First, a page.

• 2 celeries, chopped
  • 4 garlic cloves, pressed or minced
  • 2 teaspoons ground cumin
  • 1 teaspoon curry powder
  • 1 cup dry brown or green lentils, picked over and rinsed
  • 4 cups vegetable or chicken broth
  • 2 cups water
  • 1 teaspoon salt, more to taste
  • 1 cup spinach or chopped kale (tough stalks removed)

Heat oil in a large pot on medium heat. Saute onion, celery and carrot until softened, about 5 minutes. Add garlic, cumin and curry powder and bloom the spices, about 30 seconds. Add the dry lentils, broth and water. Add 1 teaspoon of salt and a generous amount of freshly ground black pepper. Bring the soup to boil. Then partially cover the pot and reduce heat to a simmer. Cook for 25-30 minutes, or until the lentils are tender. Add chopped greens and cook for 5 more minutes. Add more salt to taste. Ready to serve!

Brussels Sprouts

Brussels sprouts are in the Brassicaceae family of cruciferous vegetables and are low in calories but packed with nutrients, especially fiber, vitamin K and C. They also contain antioxidant compounds that reduce oxidative stress, inflammation and lower the risk of chronic disease. Studies have shown the benefits of brussels sprouts consumption in reducing the risk of diseases like cancer.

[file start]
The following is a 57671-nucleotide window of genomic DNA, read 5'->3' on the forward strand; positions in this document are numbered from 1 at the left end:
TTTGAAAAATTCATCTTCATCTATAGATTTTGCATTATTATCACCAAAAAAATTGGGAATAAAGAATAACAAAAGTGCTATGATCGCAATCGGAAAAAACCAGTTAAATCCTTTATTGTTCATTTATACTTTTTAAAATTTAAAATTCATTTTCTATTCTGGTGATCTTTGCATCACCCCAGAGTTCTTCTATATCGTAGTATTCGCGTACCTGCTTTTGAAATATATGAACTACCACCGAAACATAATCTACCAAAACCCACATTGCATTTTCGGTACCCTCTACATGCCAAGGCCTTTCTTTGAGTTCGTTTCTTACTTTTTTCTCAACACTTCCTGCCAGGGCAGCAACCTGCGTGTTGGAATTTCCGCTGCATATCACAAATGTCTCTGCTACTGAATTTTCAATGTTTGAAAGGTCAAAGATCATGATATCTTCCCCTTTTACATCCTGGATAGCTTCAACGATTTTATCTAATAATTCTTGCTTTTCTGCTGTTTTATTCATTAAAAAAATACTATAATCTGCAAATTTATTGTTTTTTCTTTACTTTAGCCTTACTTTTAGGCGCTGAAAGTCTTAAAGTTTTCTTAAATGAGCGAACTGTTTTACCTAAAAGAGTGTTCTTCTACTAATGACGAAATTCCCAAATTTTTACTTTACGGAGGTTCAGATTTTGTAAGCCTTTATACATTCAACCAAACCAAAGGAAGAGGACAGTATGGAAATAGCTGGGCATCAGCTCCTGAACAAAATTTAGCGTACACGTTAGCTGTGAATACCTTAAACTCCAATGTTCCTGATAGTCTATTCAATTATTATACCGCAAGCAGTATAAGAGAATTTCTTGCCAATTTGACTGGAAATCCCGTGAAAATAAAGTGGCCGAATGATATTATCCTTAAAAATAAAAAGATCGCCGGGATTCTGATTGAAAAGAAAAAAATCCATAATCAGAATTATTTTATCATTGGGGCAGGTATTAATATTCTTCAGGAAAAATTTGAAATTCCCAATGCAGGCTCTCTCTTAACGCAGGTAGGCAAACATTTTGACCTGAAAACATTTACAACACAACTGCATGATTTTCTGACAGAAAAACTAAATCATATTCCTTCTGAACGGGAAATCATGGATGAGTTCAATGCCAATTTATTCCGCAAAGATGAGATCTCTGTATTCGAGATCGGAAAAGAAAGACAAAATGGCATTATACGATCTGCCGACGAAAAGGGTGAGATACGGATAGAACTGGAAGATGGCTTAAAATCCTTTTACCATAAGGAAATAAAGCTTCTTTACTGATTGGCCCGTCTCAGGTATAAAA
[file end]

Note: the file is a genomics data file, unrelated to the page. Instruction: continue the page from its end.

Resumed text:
Here’s an easy salad recipe that’s great as a side dish or for lunch

Brussel Sprouts Salad

  • 1 bag of brussels sprouts (or ~0.6-0.7 pound)
  • 1/4 red onion, finely chopped
  • 3 TBSP olive oil
  • 3 TBSP lemon juice
  • ½ TBSP mustard (Dijon or yellow)
  • ½ tsp salt
  • Black pepper to taste
  • Handful of chopped nuts (walnut, cashew or almond)

Cut brussels sprouts in half and boil them in a pot of boiling water for ~5 min or until done (tender yet firm). Drain the sprouts and put into a salad bowl. In a separate bowl, whisk olive oil, lemon juice, mustard, salt and pepper. Pour the mixture over the sprouts and toss. Top with a handful of nuts and serve!

Onions

Onions are in the allium family and are rich in soluble fiber and vitamins and minerals, including B vitamins, folate, potassium selenium, manganese and vitamin C. Onions have been used over thousands of years as natural remedies due to its health enhancing properties.  Onions are rich in flavonoid compounds like anthocyanins and quercetin which have demonstrated antioxidant and anti-inflammatory activities. https://pubmed.ncbi.nlm.nih.gov/12410539/ .  Onions are an incredibly versatile and inexpensive ingredient and can be used raw or cooked in many recipes. Since I’m not a fan of eating a lot of raw onion (It’s hard to get rid of onion breath), here’s an onion soup recipe that uses 2 pounds of onions!